On February 1, 1956, Special Agent Alan Belmont, a high-ranking Bureau official who would later become Assistant Director, distributed a memo on VENONA with respect to the reliability of its information, and its possible use as evidence in trials against suspected Soviet spies. In a 1999 Nation article by Walter and Miriam Scheir titled “Cables Coming in from the Cold,” the authors mention that the FBI had cooperated with the National Security Agency (NSA) and it’s predecessor organization, the Army Security Agency (ASA) on the project. But the messages they received were “full of gaps and unintelligible.” The NSA subsequently handed the ball off to the FBI, hoping that it’s investigative and law enforcement capability could flesh out the information decoding yielded.
Belmont was no saint. He participated in the FBI’s smear campaign against Martin Luther King in the 1960s, and as a special agent on the organized crime detail in 1954 reported to Hoover that no evidence established the Mafia’s existence--words Hoover, at the time deeply indebted to the mob, desperately wanted to hear. In short, Belmont seems to have been the consummate team player, who would do or say anything the Director asked of him.
Although Belmont wasn’t all that truthful to the public, he was severely candid within Bureau corridors about the viability of VENONA as trial evidence. Obviously, he feared that using it in court might alert the Soviet Union that the US had broken its one-time pad encryption, thus prompting the reds into more careful usage of their otherwise unbreakable codes. But he had even more critical doubts concerning VENONA’s admissibility:
In the first place, we do not know if the deciphered messages would be admitted into evidence.... The defense attorney would immediately move that the messages be excluded, based on the hearsay evidence rule. He would probably claim that...the contents of the messages were purely hearsay as it related to the defendants.
Belmont summed up his reticence by pointing out the unreliability of the information:
Assuming that the messages could be introduced in evidence, we then have a question of identity. The fragmentary nature of the messages themselves, the assumptions made by the cryptographers in breaking the messages, and the questionable interpretations and translations involved, plus the extensive use of cover names for persons and places, make the problem of positive identification extremely difficult.... Reliance would have to be placed on the expert testimony of the cryptographers and it appears that the case would be entirely circumstantial.
In this memo, Belmont also provided an example of what he believed to have been misidentification. But the story he told is very similar to the hypothetical example of SHE, and three people codenamed Foam, Libby and Mayden’s Voyage mentioned in the previous post. So we have really no way of knowing who’s guilty of anything using VENONA alone.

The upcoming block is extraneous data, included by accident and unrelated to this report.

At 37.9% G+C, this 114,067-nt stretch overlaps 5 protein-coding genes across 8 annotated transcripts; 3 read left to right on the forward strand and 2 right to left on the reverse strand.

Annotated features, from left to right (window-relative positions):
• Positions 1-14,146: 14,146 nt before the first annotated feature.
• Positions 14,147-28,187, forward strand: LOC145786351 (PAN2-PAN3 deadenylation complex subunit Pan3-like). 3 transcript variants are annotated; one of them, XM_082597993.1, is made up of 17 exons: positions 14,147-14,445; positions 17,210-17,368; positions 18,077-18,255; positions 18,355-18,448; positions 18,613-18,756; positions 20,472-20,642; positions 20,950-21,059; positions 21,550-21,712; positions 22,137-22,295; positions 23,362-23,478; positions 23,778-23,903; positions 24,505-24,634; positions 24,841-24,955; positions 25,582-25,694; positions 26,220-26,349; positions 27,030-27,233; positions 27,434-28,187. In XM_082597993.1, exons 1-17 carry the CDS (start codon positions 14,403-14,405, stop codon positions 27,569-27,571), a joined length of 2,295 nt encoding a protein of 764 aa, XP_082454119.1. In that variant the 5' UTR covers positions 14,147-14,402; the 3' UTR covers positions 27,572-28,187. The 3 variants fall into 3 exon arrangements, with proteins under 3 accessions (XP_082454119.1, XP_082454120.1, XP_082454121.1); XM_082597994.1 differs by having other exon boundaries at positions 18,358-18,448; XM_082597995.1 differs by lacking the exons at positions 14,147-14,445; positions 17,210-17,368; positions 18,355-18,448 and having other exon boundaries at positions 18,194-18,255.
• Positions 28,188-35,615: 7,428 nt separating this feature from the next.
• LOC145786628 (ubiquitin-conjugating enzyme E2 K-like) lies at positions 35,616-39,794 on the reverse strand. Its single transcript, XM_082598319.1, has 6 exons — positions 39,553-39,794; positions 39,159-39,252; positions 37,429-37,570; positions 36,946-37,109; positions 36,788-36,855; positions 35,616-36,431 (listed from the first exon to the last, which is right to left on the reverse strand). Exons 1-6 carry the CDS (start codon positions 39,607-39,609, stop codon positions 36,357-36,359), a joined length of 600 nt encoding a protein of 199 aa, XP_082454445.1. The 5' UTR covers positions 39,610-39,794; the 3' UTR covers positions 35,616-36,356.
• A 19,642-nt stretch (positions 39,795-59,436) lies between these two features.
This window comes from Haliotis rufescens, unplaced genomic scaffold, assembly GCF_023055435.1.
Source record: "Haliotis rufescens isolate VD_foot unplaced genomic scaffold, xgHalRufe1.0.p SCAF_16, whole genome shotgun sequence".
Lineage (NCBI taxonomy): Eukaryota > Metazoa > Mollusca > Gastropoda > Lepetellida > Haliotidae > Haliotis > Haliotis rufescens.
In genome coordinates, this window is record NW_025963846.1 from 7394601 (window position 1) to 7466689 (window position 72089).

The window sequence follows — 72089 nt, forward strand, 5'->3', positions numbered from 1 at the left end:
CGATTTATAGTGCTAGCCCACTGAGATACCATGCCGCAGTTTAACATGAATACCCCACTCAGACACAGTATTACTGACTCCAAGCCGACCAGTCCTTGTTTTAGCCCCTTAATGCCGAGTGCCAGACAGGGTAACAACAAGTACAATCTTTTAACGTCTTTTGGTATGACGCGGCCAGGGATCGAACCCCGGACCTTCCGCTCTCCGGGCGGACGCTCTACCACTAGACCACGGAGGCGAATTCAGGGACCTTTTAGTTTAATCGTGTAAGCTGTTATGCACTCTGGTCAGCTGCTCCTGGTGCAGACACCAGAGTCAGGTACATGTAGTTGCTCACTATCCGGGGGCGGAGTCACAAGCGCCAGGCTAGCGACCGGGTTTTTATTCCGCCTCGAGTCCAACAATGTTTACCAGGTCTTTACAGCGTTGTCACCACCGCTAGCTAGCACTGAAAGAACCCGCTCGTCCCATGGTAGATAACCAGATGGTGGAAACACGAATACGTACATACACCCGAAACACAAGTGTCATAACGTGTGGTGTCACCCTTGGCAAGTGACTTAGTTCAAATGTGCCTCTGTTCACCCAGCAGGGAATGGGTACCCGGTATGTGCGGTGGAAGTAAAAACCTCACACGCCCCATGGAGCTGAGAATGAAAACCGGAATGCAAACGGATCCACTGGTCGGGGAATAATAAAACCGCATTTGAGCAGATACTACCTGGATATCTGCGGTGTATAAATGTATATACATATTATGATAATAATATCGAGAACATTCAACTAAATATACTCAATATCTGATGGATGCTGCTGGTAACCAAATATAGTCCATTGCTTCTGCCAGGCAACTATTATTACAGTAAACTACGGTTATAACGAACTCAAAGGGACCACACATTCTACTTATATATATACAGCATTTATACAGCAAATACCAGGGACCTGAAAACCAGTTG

And in the example Belmont gave, we have serious doubts about the guilt of many, if not most, of the people accused of treason.
If we believe the information gained from VENONA, then we have strong evidence of serious Soviet infiltration into Western government, political and cultural institutions. Problem is, we have a ton of reasons to doubt conclusions derived from it.
First off, the information provided by the VENONA project was extremely sketchy. Thus, we lack a good deal of context for the 349 names “identified” by it. We wouldn’t know if they were spies, saboteurs, people set up for recruitment into Soviet Intelligence, people who were victimized by Soviet Intelligence, or just some poor schmo living next door to a person of interest. As journalism professor (Columbia University) and former Nation editor Victor Navasky stated in one of several op-ed pieces:
The reader is left with the implication--unfair and unproven--that every name on the [VENONA] list was involved in espionage, and as a result, otherwise careful historians and mainstream journalists now routinely refer to Venona as proof that many hundreds of Americans were part of the red spy network.
Navasky’s comment presumes that the identies resulting from VENONA actually belonged to the people they were attributed to. Those listed in VENONA weren't cited by name, for the most part, only by codename. We would have to possess sufficient context and evidence in order to deduce what character string belonged to whom, which is next to impossible if the information itself is extremely sketchy.
Worse than that, there’s rampant inconsistencies in the application of various codenames to specific individuals. To counter these glaring discrepencies, US Intel explained that the Soviets changed codenames for various subjects during the middle of operations, and sometimes used the same codename for two or more individuals at the same time.
There really were Soviet spies operating in the US and UK during the 1940s, some of whom you will meet shortly. At the same time, there were false-Soviet spies in the US, a type of triple-agent posing as a ‘defector-in-place’ (DIP)—i.e., an American or Brit who secretly becomes a Soviet citizen, but remains in his or her home country. These false DIPs took on roles of covert and semi-closeted communists, who infiltrated suspected commie fronts, and then testified against their members in legal procedings. You’ll meet a few of them too.
With all of these known communist agents, and pseudo-communist agents running amok, VENONA might very well have been able to identify some of them fairly easily because of knowledge of their activities through more conventional means (surveillance, wiretapping, etc.). The problem was tying them to other people.
One might find it strange that the Soviets were that flexible in their codenaming. One might begin to suspect that those working on VENONA found it easier to conflate the activities of many individuals in order to justify various prosecutions and persecutions long after the fact.